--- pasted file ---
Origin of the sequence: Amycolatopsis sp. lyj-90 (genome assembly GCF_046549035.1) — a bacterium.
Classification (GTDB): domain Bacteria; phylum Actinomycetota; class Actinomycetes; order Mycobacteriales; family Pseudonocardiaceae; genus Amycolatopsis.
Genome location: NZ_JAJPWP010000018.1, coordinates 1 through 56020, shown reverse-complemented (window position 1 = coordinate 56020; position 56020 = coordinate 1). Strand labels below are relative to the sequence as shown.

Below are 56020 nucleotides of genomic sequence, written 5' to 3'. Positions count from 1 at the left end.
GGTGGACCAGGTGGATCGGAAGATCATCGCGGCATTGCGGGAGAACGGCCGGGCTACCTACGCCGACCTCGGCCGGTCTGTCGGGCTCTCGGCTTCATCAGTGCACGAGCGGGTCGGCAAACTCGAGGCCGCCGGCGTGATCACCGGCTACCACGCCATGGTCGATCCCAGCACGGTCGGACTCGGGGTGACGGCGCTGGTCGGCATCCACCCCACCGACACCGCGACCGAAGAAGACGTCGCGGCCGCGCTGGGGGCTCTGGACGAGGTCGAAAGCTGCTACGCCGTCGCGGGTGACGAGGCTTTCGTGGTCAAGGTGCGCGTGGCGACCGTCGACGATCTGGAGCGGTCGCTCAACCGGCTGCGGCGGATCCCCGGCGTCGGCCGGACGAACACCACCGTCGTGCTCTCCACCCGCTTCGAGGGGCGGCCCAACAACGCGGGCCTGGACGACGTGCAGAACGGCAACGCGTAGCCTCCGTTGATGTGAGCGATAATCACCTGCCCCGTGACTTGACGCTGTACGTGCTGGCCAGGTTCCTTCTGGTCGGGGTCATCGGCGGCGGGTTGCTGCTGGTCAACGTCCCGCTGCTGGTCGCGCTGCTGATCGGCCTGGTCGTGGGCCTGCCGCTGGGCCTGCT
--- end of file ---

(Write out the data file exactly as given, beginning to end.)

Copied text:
Origin of the sequence: Amycolatopsis sp. lyj-90 (genome assembly GCF_046549035.1) — a bacterium.
Classification (GTDB): domain Bacteria; phylum Actinomycetota; class Actinomycetes; order Mycobacteriales; family Pseudonocardiaceae; genus Amycolatopsis.
Genome location: NZ_JAJPWP010000018.1, coordinates 1 through 56020, shown reverse-complemented (window position 1 = coordinate 56020; position 56020 = coordinate 1). Strand labels below are relative to the sequence as shown.

Below are 56020 nucleotides of genomic sequence, written 5' to 3'. Positions count from 1 at the left end.
GGTGGACCAGGTGGATCGGAAGATCATCGCGGCATTGCGGGAGAACGGCCGGGCTACCTACGCCGACCTCGGCCGGTCTGTCGGGCTCTCGGCTTCATCAGTGCACGAGCGGGTCGGCAAACTCGAGGCCGCCGGCGTGATCACCGGCTACCACGCCATGGTCGATCCCAGCACGGTCGGACTCGGGGTGACGGCGCTGGTCGGCATCCACCCCACCGACACCGCGACCGAAGAAGACGTCGCGGCCGCGCTGGGGGCTCTGGACGAGGTCGAAAGCTGCTACGCCGTCGCGGGTGACGAGGCTTTCGTGGTCAAGGTGCGCGTGGCGACCGTCGACGATCTGGAGCGGTCGCTCAACCGGCTGCGGCGGATCCCCGGCGTCGGCCGGACGAACACCACCGTCGTGCTCTCCACCCGCTTCGAGGGGCGGCCCAACAACGCGGGCCTGGACGACGTGCAGAACGGCAACGCGTAGCCTCCGTTGATGTGAGCGATAATCACCTGCCCCGTGACTTGACGCTGTACGTGCTGGCCAGGTTCCTTCTGGTCGGGGTCATCGGCGGCGGGTTGCTGCTGGTCAACGTCCCGCTGCTGGTCGCGCTGCTGATCGGCCTGGTCGTGGGCCTGCCGCTGGGCCTGCT